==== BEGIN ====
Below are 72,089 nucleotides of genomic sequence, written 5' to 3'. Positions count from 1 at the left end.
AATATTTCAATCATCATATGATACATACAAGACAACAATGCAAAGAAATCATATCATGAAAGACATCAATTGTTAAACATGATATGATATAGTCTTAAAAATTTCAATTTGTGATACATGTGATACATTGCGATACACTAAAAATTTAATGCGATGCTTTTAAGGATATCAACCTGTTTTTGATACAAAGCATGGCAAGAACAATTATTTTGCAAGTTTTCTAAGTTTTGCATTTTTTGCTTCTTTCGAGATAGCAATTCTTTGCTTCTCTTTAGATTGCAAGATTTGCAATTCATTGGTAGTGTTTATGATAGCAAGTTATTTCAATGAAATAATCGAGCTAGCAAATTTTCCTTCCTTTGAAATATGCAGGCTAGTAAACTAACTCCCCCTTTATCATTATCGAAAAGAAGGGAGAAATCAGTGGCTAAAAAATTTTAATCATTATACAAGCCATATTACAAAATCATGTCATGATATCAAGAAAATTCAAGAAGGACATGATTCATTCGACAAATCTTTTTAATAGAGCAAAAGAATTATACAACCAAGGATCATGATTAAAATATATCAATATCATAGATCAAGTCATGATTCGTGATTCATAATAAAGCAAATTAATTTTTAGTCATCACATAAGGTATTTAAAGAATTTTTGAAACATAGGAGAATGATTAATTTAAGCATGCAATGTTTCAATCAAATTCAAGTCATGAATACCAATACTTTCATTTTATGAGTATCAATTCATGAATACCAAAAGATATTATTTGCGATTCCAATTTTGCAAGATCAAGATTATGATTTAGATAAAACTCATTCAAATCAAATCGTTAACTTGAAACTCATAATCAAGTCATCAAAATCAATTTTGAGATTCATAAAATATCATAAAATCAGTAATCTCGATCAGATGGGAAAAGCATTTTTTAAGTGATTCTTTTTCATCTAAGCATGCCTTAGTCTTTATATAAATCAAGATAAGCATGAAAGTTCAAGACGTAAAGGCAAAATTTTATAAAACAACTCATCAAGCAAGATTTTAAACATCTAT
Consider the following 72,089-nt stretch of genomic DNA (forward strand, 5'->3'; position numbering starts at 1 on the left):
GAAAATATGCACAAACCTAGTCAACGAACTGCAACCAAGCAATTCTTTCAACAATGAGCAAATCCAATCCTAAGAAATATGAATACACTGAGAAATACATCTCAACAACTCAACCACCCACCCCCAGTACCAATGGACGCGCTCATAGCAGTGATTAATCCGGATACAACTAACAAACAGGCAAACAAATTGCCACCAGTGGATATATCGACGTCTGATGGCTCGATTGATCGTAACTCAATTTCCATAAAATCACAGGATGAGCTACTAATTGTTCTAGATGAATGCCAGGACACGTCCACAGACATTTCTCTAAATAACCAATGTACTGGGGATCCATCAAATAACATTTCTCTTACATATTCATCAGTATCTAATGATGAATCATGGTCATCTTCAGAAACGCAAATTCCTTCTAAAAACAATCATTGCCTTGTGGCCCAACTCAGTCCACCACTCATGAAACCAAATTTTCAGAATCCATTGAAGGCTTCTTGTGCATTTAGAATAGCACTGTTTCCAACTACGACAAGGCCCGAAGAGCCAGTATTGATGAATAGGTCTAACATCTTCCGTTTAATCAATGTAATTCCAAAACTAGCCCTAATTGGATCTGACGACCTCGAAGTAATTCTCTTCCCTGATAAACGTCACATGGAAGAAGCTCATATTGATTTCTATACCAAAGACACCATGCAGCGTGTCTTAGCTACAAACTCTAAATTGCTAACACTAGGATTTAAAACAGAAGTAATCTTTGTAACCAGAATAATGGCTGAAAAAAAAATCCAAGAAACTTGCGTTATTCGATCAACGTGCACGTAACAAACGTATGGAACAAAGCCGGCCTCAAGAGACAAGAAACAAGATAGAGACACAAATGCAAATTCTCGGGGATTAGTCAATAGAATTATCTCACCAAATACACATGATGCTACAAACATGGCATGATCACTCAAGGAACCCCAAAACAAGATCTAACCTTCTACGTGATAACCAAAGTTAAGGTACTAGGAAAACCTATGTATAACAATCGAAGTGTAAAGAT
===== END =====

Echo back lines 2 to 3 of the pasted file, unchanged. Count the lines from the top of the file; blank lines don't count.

AATATTTCAATCATCATATGATACATACAAGACAACAATGCAAAGAAATCATATCATGAAAGACATCAATTGTTAAACATGATATGATATAGTCTTAAAAATTTCAATTTGTGATACATGTGATACATTGCGATACACTAAAAATTTAATGCGATGCTTTTAAGGATATCAACCTGTTTTTGATACAAAGCATGGCAAGAACAATTATTTTGCAAGTTTTCTAAGTTTTGCATTTTTTGCTTCTTTCGAGATAGCAATTCTTTGCTTCTCTTTAGATTGCAAGATTTGCAATTCATTGGTAGTGTTTATGATAGCAAGTTATTTCAATGAAATAATCGAGCTAGCAAATTTTCCTTCCTTTGAAATATGCAGGCTAGTAAACTAACTCCCCCTTTATCATTATCGAAAAGAAGGGAGAAATCAGTGGCTAAAAAATTTTAATCATTATACAAGCCATATTACAAAATCATGTCATGATATCAAGAAAATTCAAGAAGGACATGATTCATTCGACAAATCTTTTTAATAGAGCAAAAGAATTATACAACCAAGGATCATGATTAAAATATATCAATATCATAGATCAAGTCATGATTCGTGATTCATAATAAAGCAAATTAATTTTTAGTCATCACATAAGGTATTTAAAGAATTTTTGAAACATAGGAGAATGATTAATTTAAGCATGCAATGTTTCAATCAAATTCAAGTCATGAATACCAATACTTTCATTTTATGAGTATCAATTCATGAATACCAAAAGATATTATTTGCGATTCCAATTTTGCAAGATCAAGATTATGATTTAGATAAAACTCATTCAAATCAAATCGTTAACTTGAAACTCATAATCAAGTCATCAAAATCAATTTTGAGATTCATAAAATATCATAAAATCAGTAATCTCGATCAGATGGGAAAAGCATTTTTTAAGTGATTCTTTTTCATCTAAGCATGCCTTAGTCTTTATATAAATCAAGATAAGCATGAAAGTTCAAGACGTAAAGGCAAAATTTTATAAAACAACTCATCAAGCAAGATTTTAAACATCTAT
Consider the following 72,089-nt stretch of genomic DNA (forward strand, 5'->3'; position numbering starts at 1 on the left):